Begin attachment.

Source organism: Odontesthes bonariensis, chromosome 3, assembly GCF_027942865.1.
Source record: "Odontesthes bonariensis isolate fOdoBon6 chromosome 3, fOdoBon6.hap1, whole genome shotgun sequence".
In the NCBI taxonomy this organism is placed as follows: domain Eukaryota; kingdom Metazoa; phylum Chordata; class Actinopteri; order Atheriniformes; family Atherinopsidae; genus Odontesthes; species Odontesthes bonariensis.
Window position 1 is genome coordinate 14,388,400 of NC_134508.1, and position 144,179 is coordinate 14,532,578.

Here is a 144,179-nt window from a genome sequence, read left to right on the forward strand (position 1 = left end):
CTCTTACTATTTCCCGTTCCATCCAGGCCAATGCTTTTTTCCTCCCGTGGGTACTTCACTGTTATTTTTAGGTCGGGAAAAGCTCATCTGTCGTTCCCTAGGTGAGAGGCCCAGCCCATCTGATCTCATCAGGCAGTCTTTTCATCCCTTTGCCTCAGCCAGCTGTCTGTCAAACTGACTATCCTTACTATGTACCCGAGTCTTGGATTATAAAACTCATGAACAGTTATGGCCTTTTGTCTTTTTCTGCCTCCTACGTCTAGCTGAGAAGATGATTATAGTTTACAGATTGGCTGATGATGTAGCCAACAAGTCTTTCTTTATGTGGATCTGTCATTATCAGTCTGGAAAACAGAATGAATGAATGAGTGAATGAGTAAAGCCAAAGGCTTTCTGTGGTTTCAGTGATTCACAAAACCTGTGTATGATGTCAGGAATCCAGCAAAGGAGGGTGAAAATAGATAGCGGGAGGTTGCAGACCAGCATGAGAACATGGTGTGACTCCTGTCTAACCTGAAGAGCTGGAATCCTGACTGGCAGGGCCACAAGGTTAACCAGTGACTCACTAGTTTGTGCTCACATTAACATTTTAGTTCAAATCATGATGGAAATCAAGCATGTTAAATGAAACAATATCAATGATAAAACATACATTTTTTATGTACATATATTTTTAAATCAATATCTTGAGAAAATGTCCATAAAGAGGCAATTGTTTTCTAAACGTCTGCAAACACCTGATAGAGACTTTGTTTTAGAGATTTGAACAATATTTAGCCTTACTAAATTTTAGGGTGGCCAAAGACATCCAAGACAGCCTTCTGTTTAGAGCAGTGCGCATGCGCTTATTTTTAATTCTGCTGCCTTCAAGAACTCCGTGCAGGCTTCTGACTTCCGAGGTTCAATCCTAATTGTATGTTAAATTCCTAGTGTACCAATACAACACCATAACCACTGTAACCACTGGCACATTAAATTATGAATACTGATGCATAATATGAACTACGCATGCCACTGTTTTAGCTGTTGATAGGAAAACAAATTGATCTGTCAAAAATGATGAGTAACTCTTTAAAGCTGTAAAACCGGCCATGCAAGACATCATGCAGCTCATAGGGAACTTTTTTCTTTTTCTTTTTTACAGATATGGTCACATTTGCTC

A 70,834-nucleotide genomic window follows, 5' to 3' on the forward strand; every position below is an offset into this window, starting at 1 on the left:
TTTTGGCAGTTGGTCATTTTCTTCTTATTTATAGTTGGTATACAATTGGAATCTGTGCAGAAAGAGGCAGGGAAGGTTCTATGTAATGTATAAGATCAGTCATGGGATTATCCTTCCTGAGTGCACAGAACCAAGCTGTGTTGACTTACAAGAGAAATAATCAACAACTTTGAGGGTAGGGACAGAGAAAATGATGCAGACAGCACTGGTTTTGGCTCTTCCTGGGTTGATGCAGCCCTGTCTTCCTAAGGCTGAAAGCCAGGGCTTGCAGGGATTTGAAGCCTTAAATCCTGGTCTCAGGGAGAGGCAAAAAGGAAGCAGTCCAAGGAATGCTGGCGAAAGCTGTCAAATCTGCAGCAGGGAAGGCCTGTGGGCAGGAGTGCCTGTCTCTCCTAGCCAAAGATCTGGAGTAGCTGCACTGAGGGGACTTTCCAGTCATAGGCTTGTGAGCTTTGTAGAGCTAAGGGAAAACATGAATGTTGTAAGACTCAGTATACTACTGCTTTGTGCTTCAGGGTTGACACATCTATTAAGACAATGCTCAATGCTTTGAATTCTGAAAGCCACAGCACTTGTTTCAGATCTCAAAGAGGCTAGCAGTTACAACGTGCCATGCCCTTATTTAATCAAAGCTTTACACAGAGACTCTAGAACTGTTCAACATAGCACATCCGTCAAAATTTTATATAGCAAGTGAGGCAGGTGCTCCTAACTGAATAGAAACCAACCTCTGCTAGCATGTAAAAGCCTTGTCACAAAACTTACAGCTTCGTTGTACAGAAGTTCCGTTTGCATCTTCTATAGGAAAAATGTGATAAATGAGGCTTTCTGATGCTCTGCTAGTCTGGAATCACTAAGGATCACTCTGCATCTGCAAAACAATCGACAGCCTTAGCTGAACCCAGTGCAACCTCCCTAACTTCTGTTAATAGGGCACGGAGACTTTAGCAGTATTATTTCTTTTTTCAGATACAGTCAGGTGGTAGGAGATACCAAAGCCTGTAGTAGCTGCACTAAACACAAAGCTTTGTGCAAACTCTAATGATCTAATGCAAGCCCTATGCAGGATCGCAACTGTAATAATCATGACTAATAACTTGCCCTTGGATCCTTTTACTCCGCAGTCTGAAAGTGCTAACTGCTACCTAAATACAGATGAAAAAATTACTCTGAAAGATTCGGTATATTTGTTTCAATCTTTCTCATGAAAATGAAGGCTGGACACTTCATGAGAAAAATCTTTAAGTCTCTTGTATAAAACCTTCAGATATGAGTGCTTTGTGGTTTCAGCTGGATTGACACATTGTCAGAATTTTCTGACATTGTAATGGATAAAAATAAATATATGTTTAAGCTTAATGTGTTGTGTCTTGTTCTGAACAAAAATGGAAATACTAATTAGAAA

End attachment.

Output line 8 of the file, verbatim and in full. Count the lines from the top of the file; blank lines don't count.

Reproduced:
TTTTGGCAGTTGGTCATTTTCTTCTTATTTATAGTTGGTATACAATTGGAATCTGTGCAGAAAGAGGCAGGGAAGGTTCTATGTAATGTATAAGATCAGTCATGGGATTATCCTTCCTGAGTGCACAGAACCAAGCTGTGTTGACTTACAAGAGAAATAATCAACAACTTTGAGGGTAGGGACAGAGAAAATGATGCAGACAGCACTGGTTTTGGCTCTTCCTGGGTTGATGCAGCCCTGTCTTCCTAAGGCTGAAAGCCAGGGCTTGCAGGGATTTGAAGCCTTAAATCCTGGTCTCAGGGAGAGGCAAAAAGGAAGCAGTCCAAGGAATGCTGGCGAAAGCTGTCAAATCTGCAGCAGGGAAGGCCTGTGGGCAGGAGTGCCTGTCTCTCCTAGCCAAAGATCTGGAGTAGCTGCACTGAGGGGACTTTCCAGTCATAGGCTTGTGAGCTTTGTAGAGCTAAGGGAAAACATGAATGTTGTAAGACTCAGTATACTACTGCTTTGTGCTTCAGGGTTGACACATCTATTAAGACAATGCTCAATGCTTTGAATTCTGAAAGCCACAGCACTTGTTTCAGATCTCAAAGAGGCTAGCAGTTACAACGTGCCATGCCCTTATTTAATCAAAGCTTTACACAGAGACTCTAGAACTGTTCAACATAGCACATCCGTCAAAATTTTATATAGCAAGTGAGGCAGGTGCTCCTAACTGAATAGAAACCAACCTCTGCTAGCATGTAAAAGCCTTGTCACAAAACTTACAGCTTCGTTGTACAGAAGTTCCGTTTGCATCTTCTATAGGAAAAATGTGATAAATGAGGCTTTCTGATGCTCTGCTAGTCTGGAATCACTAAGGATCACTCTGCATCTGCAAAACAATCGACAGCCTTAGCTGAACCCAGTGCAACCTCCCTAACTTCTGTTAATAGGGCACGGAGACTTTAGCAGTATTATTTCTTTTTTCAGATACAGTCAGGTGGTAGGAGATACCAAAGCCTGTAGTAGCTGCACTAAACACAAAGCTTTGTGCAAACTCTAATGATCTAATGCAAGCCCTATGCAGGATCGCAACTGTAATAATCATGACTAATAACTTGCCCTTGGATCCTTTTACTCCGCAGTCTGAAAGTGCTAACTGCTACCTAAATACAGATGAAAAAATTACTCTGAAAGATTCGGTATATTTGTTTCAATCTTTCTCATGAAAATGAAGGCTGGACACTTCATGAGAAAAATCTTTAAGTCTCTTGTATAAAACCTTCAGATATGAGTGCTTTGTGGTTTCAGCTGGATTGACACATTGTCAGAATTTTCTGACATTGTAATGGATAAAAATAAATATATGTTTAAGCTTAATGTGTTGTGTCTTGTTCTGAACAAAAATGGAAATACTAATTAGAAA